Now, it would've been GREAT if I didn't pay for college like my peers did. But I wonder how much money I would've wasted had I been in that situation. I could've done a wa better job of using the money I made from my time in cooperative education paying back my loans. Didn't have the financial discipline. When looked at from that way, I think learning how to manage my money through student loans INCREASED my future worth because I can now make better and more confident decisions about how I spend my money.
So long as that is part of the story it's a great deal. The problem arises when it isn't.
I don't know what set of life events has to instill that in a person, and I'm not saying because it worked for me, there isn't a problem-- there definitely is.
And there is no free education - someone pays for it. The notion of it being free means later in life you will pay for it in taxes to fund such an education. So it may seem free to those that don't understand they're paying for it in taxes, but it is not free.
Paying colleges with loan-leverage represents a massive inefficiency, and one that they have undeniably milked in ways written about extensively elsewhere (the enormous growth of the administration corps and non-academic expenditure at the expense of instruction and tenure-track positions).
How much systemic cost reduction is there, really? Are economies of scale balanced by the systemic waste that comes along with taking revenue for granted?
With healthcare, at least, it's hard to argue the utility of the product. The individual demand for healthcare is trivially explained by the universal desire for people to be healthy. The public benefit of healthcare is similarly self-evident. And while the line can be blurry at times, there's a recognition between essential and vanity services, even when the difference is only context. Having your personal genome sequenced as part of an attempt to diagnose a rare illness is not the same as having your personal genome sequenced because you're curious about who your ancestors are. And where the line is blurry we have resources invested in trying to distinguish one from the other. We recognize the problem and are at least trying to solve it.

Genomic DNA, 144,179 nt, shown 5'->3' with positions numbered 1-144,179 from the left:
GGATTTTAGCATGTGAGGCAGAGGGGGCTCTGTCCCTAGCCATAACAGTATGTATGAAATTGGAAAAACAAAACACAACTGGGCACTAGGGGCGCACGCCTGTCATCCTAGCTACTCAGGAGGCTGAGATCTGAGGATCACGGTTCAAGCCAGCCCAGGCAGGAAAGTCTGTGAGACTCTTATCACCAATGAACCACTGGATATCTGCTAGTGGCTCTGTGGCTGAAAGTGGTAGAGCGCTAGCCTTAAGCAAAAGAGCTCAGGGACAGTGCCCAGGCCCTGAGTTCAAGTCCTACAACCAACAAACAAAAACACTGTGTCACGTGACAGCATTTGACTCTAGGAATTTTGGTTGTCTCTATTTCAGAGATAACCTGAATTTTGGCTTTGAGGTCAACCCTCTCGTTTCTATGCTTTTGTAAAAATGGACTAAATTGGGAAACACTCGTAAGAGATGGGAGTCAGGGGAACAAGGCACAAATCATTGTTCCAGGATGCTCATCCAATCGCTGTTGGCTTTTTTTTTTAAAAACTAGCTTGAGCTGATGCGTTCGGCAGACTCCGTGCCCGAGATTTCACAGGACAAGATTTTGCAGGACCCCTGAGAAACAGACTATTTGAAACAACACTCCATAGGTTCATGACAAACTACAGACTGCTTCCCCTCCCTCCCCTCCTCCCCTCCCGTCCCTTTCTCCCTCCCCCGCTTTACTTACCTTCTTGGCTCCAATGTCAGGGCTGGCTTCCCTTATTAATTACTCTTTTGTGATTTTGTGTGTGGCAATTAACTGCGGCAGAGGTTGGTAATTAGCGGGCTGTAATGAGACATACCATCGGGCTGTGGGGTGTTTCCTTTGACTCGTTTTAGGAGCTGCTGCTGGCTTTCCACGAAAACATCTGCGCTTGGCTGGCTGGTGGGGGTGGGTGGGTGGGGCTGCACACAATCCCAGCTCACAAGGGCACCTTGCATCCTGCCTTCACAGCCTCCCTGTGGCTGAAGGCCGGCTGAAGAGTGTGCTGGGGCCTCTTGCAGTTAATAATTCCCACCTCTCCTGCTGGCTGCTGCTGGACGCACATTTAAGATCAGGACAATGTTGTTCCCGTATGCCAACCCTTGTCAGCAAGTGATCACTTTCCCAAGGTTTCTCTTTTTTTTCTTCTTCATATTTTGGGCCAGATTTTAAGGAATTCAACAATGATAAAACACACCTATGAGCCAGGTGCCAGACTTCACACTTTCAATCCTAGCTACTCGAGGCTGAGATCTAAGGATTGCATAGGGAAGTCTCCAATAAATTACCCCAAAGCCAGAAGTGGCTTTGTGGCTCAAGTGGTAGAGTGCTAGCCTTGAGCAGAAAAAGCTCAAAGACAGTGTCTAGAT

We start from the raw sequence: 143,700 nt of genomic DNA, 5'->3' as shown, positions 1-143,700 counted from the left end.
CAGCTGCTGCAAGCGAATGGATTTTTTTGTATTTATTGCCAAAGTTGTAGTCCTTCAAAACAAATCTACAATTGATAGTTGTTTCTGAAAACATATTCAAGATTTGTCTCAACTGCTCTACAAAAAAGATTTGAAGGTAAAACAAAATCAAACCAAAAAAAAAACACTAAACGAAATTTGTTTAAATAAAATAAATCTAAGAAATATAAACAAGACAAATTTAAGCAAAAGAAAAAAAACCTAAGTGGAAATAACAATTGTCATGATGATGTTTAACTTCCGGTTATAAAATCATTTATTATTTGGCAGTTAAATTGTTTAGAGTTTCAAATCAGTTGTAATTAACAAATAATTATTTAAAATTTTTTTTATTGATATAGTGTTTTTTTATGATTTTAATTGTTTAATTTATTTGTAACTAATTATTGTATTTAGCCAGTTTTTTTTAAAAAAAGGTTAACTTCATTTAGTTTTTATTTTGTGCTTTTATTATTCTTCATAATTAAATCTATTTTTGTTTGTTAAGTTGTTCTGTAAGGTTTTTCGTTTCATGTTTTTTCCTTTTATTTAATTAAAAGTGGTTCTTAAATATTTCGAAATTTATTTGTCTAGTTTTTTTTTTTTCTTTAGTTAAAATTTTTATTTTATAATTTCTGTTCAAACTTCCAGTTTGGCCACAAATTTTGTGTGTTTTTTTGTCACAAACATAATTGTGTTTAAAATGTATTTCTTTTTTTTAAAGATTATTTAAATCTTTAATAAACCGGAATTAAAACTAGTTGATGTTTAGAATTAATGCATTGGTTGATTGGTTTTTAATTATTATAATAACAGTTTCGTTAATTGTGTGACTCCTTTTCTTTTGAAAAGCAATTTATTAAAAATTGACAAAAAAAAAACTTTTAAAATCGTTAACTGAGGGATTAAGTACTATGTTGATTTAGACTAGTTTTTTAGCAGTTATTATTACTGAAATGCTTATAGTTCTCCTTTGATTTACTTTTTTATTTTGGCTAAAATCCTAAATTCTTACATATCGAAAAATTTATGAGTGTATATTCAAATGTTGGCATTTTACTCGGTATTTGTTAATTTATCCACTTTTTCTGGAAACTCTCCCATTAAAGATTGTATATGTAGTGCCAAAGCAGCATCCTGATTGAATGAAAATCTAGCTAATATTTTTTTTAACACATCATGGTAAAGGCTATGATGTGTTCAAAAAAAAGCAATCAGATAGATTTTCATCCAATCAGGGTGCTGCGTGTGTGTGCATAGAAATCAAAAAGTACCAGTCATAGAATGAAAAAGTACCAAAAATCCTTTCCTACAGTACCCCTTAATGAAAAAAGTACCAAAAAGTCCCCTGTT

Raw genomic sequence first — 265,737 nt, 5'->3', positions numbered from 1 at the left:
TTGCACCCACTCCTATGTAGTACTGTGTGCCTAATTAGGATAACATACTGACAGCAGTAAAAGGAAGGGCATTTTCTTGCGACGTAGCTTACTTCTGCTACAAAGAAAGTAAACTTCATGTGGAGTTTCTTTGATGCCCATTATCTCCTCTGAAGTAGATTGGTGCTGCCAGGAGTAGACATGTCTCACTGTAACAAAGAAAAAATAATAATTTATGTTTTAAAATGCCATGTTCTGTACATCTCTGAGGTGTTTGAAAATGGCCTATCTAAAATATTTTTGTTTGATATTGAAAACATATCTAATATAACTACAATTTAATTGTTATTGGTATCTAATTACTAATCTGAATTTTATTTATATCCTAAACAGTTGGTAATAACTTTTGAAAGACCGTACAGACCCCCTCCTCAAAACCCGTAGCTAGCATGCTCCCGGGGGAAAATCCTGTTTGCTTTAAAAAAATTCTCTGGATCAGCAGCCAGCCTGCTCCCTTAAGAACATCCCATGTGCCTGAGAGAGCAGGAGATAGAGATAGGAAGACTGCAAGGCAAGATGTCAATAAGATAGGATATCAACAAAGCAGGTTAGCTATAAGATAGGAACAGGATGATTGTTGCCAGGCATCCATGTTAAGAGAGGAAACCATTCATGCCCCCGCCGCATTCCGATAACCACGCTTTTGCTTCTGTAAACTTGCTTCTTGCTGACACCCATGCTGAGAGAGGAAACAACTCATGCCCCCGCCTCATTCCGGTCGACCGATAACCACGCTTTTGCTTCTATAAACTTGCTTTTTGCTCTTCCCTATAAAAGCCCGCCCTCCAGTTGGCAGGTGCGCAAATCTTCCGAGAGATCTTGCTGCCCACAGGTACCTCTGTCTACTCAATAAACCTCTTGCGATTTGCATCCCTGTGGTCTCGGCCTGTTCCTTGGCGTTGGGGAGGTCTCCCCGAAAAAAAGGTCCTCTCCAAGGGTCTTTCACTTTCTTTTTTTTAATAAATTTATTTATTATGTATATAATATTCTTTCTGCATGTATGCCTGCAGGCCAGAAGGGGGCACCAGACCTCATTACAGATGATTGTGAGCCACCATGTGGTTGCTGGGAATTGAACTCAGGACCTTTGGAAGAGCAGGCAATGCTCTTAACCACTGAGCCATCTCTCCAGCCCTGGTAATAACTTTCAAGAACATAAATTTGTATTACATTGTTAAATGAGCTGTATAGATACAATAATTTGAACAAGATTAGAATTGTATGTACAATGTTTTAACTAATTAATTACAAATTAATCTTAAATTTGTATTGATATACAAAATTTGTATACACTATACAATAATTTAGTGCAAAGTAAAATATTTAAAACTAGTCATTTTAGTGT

One cannot say the same thing about higher education. There is no self-evident utility a degree. While we understand there is a distinction between a useful education that provides knowledge, critical thinking, and practical skills, versus a detrimental education involving mere ideological indoctrination, we have no commonly accepted way to distinguish between the two. Sometimes people draw that line between STEM and everything else, but that line is not generally accepted nor is it particularly accurate.
If public money is going to be spent on education, we should have a reasonable degree of confidence that money is funding education, not ideological indoctrination. It's one thing to have some waste around the margins. No system can be perfect. But that's not the situation right now with higher ed. Until universities sort themselves out and ensure an orientation towards truth and knowledge rather than political activism, there's absolutely no way I would support a general increase in taxpayer funding.
For more on this topic, check out Heterodox Academy: https://heterodoxacademy.org/
That said, an Australian
HECS style debt (tied to CPI) with a minimum repayment threshold (roughly 50k AUD) makes a lot more sense.